LUTATHERA® (lutetium Lu 177 dotatate)
A New Era of Precision Targeting for GEP-NETs Has Landed1
LUTATHERA® (lutetium Lu 177 dotatate) is indicated for the treatment of somatostatin receptor-positive gastroenteropancreatic neuroendocrine tumors (GEP-NETs), including foregut, midgut and hindgut neuroendocrine tumors in adults.1
PLEASE SEE BELOW FOR ADDITIONAL IMPORTANT SAFETY INFORMATION
IMPORTANT SAFETY INFORMATION1
LUTATHERA® (lutetium Lu 177 dotatate) is indicated for the treatment of somatostatin receptor-positive gastroenteropancreatic neuroendocrine tumors (GEP-NETs), including foregut, midgut and hindgut neuroendocrine tumors in adults.
WARNINGS AND PRECAUTIONS
- Radiation exposure: Treatment with LUTATHERA® contributes to a patient’s overall long-term cumulative radiation exposure and is associated with an increased risk for cancer. Radiation can be detected in the urine for up to 30 days following LUTATHERA® administration. Minimize radiation exposure to patients, medical personnel, and household contacts during and after treatment with LUTATHERA® consistent with institutional good radiation safety practices and patient management procedures.
- Myelosuppresion: In LUTATHERA® clinical trials, hematological adverse reactions occurred at the following rates (all grades/grade 3 or 4): anemia (81%/0), thrombocytopenia (53%/1%), and neutropenia (26%/3%). Blood cell counts must be monitored prior to, during, and after treatment. Dose modification or cessation of treatment may be necessary.
- Secondary Myelodysplastic Syndrome and Leukemia: With a median follow-up time of 24 months, myelodysplastic syndrome (MDS) was reported in 2.7% of patients receiving LUTATHERA® with long-acting octreotide. In a Phase I/II clinical study, 15 patients (1.8%) developed MDS and 4 (0.5%) developed acute leukemia. The median time to the development of MDS was 28 months (9 to 41 months) for MDS and 55 months (32 to 155 months) for acute leukemia.
- Renal Toxicity: Treatment with LUTATHERA® will expose kidneys to radiation, which may impair renal function. In a Phase I/II clinical trial <1% of patients developed renal failure 3 to 36 months following LUTATHERA®. Monitor serum creatinine and creatinine clearance to assess changes in renal function. Advise patients to urinate frequently during and after administration of LUTATHERA®. A concomitant intravenous infusion of amino acids during LUTATHERA® administration is mandatory for renal protection. Patients with baseline renal impairment may be at greater risk of toxicity. Perform more frequent assessments of renal function in patients with mild or moderate impairment. Withhold, reduce dose, or permanently discontinue based on severity of reaction.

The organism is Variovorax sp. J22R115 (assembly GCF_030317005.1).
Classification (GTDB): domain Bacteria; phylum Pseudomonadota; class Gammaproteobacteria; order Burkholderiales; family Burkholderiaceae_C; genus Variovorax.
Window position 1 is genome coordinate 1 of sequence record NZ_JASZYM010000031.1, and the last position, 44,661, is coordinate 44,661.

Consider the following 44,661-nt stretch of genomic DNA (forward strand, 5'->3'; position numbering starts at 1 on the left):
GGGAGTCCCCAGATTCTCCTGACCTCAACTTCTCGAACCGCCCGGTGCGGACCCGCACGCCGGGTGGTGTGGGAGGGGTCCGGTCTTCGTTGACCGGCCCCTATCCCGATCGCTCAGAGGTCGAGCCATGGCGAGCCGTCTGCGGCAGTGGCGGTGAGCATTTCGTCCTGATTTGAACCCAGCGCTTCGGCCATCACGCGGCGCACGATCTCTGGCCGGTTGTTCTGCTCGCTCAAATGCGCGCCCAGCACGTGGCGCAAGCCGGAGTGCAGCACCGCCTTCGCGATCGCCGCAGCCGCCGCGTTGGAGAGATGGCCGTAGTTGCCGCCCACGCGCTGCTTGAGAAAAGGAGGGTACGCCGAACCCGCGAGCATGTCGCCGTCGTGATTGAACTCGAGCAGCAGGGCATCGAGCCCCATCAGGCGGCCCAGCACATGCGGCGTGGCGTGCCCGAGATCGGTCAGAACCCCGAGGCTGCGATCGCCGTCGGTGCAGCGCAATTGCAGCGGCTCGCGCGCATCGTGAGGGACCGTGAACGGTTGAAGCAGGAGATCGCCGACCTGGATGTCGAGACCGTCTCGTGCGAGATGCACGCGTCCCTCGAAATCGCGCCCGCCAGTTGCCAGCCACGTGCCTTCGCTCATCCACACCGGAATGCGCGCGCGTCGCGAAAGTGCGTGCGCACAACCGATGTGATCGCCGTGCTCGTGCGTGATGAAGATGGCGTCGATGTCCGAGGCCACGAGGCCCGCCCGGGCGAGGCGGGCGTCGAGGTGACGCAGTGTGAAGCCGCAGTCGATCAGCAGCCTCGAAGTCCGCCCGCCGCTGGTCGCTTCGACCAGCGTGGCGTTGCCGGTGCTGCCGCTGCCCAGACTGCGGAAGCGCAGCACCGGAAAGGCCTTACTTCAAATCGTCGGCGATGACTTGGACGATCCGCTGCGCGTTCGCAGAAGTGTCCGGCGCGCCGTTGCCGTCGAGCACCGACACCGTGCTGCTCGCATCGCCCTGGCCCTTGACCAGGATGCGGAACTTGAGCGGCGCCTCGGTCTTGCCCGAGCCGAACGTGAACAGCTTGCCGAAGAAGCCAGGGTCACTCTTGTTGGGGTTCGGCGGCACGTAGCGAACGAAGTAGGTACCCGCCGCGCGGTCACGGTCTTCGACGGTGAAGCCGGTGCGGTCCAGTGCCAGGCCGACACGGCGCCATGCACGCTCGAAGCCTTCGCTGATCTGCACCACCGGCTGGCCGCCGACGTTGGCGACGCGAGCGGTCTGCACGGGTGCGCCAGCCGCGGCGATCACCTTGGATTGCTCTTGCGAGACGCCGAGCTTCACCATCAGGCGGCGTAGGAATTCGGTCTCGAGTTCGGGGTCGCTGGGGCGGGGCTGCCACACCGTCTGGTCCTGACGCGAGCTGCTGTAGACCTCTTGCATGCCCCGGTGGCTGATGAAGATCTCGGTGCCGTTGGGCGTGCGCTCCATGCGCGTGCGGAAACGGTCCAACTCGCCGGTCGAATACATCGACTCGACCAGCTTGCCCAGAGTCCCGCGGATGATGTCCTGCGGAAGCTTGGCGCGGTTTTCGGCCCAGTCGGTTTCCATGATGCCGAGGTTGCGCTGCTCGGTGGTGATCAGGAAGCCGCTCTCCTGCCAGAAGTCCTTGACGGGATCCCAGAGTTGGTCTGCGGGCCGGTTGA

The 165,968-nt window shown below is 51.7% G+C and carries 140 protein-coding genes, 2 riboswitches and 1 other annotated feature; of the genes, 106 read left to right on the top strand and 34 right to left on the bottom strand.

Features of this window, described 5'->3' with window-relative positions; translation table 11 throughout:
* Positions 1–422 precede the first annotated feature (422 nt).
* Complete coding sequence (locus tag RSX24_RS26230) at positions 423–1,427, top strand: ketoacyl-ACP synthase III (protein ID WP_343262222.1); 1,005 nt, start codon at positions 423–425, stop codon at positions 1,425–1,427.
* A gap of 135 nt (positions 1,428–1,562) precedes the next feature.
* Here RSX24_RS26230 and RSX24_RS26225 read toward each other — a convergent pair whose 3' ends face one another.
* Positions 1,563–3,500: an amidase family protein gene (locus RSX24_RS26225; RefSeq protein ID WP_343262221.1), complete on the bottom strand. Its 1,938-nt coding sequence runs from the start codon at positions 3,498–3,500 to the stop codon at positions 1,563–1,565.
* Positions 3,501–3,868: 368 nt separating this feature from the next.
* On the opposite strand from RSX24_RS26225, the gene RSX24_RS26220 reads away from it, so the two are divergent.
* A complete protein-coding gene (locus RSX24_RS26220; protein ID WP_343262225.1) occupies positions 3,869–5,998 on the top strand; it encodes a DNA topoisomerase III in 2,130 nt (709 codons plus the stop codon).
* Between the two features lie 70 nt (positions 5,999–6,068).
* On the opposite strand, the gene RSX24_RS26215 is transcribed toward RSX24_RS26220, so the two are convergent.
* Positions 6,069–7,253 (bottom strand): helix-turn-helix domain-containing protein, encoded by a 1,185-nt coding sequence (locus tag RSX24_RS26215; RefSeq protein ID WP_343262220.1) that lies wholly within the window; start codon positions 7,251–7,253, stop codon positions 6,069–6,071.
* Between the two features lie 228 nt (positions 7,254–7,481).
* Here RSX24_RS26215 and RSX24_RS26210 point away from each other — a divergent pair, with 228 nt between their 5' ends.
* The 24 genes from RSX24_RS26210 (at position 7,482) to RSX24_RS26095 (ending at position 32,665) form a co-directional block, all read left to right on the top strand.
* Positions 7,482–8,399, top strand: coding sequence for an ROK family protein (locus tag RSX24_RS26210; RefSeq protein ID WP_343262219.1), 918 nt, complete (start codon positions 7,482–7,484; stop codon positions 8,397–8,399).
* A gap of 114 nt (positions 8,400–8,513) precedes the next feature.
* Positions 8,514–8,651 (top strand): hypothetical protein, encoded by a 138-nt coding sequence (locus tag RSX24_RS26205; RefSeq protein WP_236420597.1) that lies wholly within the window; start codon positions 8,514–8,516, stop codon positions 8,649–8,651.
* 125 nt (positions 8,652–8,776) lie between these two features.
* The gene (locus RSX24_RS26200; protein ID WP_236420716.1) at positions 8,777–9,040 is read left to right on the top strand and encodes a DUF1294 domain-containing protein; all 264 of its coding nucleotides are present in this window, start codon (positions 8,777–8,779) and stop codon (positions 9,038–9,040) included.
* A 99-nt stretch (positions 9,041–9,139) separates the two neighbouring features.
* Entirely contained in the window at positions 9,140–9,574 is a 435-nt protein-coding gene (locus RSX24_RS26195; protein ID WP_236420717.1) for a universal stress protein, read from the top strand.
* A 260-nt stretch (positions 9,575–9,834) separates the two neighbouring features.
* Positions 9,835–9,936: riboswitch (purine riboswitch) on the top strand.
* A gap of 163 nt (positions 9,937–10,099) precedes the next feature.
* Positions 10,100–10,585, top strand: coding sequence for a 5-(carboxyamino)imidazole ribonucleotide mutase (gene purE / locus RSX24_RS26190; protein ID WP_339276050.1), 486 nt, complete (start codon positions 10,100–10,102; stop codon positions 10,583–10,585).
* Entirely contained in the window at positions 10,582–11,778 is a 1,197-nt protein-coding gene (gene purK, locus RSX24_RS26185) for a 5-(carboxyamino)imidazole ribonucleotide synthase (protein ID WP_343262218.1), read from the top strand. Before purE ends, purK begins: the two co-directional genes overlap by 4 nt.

- Hepatotoxicity: In LUTATHERA® clinical trials, <1% of patients were reported to have hepatic tumor hemorrhage, edema, or necrosis, with one patient experiencing intrahepatic congestion and cholestasis. Patients with hepatic metastasis may be at increased risk of hepatotoxicity due to radiation exposure. Monitor transaminases, bilirubin, and serum albumin during treatment. Withhold, reduce dose, or permanently discontinue based on severity of reaction.
- Neuroendocrine hormonal crises: Manifesting with flushing, diarrhea, bronchospasm and hypotension, neuroendocrine hormonal crisis occurred in 1% of patients and typically occurred during or within 24 hours following the initial LUTATHERA® dose. Monitor patients for flushing, diarrhea, hypotension, bronchoconstriction or other signs and symptoms of tumor-related hormonal release. Administer intravenous somatostatin analogs, fluids, corticosteroids, and electrolytes as indicated.
- Embryo-Fetal Toxicity: LUTATHERA® can cause fetal harm. Advise females and males of reproductive potential of the potential risk to a fetus. Advise females and males of reproductive potential to use effective contraception during treatment and after. Verify pregnancy status of females of reproductive potential prior to initiating LUTATHERA®.
- Risk of Infertility: Radiation absorbed by testis and ovaries from the recommended cumulative LUTATHERA® dose falls within the range in which temporary or permanent infertility can be expected following external beam radiotherapy.
The most common Grade 3-4 adverse reactions observed in LUTATHERA® clinical trials were lymphopenia (44%), increased GGT (20%), vomiting (7%), nausea (5%), elevated AST (5%), increased ALT (4%), hyperglycemia (4%), and hypokalemia (4%).
The following serious adverse reactions have been observed with a median follow-up time of more than 4 years after treatment with LUTATHERA®: myelodysplastic syndrome (2%), acute leukemia (1%), renal failure (2%), hypotension (1%), cardiac failure (2%), myocardial infarction (1%), and neuroendocrine hormonal crisis (1%). Patients should be counseled and monitored in accordance with the LUTATHERA® Prescribing Information.
Somatostatin and its analogs competitively bind to somatostatin receptors and may interfere with the efficacy of LUTATHERA®. Discontinue long-acting somatostatin analogs at least 4 weeks and short-acting octreotide at least 24 hours prior to each LUTATHERA® dose. Administer short- and long-acting octreotide during LUTATHERA® treatment as recommended.
Distributed by: Advanced Accelerator Applications USA, Inc., NJ 07041
1. LUTATHERA® [prescribing information]. Millburn, NJ: Advanced Accelerator Applications USA, Inc.; January 2018.